The law cuts both ways: rural legal activism and citizenship struggels in neosocialist China
Susanne Brandtstädter gir i denne artikkelen et innblikk i drivkrefter blant kinesiske "bønder"som arbeider for å oppnå like sivile muligheter og rettigheter i det kineskiske samfunnet.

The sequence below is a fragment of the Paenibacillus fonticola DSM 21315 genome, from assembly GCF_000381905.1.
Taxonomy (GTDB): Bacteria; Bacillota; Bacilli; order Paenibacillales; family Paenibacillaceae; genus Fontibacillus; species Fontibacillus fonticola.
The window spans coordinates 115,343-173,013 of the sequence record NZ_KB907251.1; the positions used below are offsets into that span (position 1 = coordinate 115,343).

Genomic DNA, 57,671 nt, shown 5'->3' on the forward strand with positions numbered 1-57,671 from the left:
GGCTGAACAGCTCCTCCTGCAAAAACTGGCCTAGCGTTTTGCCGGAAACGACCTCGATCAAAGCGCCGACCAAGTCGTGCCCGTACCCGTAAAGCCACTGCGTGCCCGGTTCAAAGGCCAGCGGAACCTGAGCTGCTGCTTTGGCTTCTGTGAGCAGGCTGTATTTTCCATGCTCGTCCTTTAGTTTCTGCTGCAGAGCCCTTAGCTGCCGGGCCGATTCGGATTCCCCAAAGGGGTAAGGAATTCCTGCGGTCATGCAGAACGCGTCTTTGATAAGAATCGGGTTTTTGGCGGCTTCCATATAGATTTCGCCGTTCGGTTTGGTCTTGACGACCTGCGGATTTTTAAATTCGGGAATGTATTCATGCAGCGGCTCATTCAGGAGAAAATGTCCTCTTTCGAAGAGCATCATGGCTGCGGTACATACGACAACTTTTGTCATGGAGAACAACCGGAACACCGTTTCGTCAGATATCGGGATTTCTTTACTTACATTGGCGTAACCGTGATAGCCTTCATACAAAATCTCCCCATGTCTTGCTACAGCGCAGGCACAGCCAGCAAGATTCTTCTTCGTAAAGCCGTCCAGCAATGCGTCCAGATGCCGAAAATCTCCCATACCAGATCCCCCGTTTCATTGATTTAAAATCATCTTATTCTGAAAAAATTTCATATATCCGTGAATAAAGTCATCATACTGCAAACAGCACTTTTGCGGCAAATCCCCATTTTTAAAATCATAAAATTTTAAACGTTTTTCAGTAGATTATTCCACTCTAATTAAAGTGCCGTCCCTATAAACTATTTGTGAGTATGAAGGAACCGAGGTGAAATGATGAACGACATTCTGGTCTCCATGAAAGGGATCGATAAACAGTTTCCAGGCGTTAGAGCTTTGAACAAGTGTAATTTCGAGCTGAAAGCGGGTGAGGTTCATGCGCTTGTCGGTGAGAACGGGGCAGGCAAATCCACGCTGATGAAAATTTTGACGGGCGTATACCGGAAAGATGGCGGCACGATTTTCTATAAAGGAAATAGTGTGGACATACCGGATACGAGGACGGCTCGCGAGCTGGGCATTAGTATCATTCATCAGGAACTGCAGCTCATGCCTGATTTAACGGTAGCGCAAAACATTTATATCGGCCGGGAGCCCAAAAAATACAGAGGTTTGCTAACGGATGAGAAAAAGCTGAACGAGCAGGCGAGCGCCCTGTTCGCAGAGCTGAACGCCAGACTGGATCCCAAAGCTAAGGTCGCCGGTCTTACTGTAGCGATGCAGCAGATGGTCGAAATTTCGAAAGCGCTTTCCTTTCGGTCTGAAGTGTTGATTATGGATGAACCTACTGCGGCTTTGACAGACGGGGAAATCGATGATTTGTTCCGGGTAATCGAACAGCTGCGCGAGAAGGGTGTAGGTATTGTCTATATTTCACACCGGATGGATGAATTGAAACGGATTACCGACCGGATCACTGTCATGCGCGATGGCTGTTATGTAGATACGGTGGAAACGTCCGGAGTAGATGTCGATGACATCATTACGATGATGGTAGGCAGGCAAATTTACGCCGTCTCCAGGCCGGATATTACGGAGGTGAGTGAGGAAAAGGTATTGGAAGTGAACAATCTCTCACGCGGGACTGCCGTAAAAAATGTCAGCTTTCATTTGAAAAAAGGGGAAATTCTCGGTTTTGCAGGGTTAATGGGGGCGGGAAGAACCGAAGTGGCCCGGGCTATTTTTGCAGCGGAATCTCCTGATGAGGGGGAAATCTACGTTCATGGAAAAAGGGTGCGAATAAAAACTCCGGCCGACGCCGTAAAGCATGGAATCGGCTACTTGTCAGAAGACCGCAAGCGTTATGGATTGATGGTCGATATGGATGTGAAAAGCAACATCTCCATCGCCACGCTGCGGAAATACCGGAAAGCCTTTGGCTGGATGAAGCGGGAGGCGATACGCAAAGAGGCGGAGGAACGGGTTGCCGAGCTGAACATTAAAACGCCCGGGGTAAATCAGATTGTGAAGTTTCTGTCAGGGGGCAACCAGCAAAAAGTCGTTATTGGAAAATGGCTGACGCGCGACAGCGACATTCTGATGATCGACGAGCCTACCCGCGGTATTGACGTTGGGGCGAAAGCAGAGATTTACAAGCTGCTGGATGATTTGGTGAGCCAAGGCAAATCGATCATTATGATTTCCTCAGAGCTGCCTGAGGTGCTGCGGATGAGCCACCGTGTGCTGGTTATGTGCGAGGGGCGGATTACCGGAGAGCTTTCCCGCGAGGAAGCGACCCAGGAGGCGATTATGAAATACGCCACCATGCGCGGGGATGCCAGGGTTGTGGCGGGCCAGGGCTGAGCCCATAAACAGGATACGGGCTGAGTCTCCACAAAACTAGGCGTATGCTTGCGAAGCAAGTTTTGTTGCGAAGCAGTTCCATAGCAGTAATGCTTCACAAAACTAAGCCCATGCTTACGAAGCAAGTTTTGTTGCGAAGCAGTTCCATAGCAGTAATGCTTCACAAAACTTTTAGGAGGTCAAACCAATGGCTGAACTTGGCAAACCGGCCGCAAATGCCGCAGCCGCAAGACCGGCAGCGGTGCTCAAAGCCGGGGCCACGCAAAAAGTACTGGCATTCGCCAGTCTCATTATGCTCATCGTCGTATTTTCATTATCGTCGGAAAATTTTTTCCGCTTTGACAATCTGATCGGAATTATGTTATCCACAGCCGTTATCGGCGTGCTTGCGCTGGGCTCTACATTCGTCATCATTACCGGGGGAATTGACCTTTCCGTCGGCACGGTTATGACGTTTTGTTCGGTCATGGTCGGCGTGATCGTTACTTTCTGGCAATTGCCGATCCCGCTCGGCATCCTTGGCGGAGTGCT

This paper will draw on fieldwork in rural China and other sources to explore the interrelations between 'governing culture' and the question of 'participation and equal rights' as they reveal themselves in struggles over 'the rule of law' in contemporary China. As around the globe, the opening up to the global market and the construction of a modern legal system led in China to a new identity politics and a foregrounding of cultural citizenship as an arena of governance and a political struggle for rights. My interest is here the interrelation between a 'civilizing' project of the neosocialist state to create law-abiding, formally equal citizens, and a new, self-propelled law activism among Chinese 'peasants' who seek to appropriate the law not just to defend themselves against the infringements of local governments on their 'civil rights' or even 'human rights', but to recreate themselves as peasants, citizens and political subjects, as new subjects for rights. I will argue that such citizenship struggles can be explored only with reference to the historical formation of governance in a given place; in this case with reference to Maoism, its political split between peasants and urbanites, and a particular formulation of citizenship that I call 'transcendental'.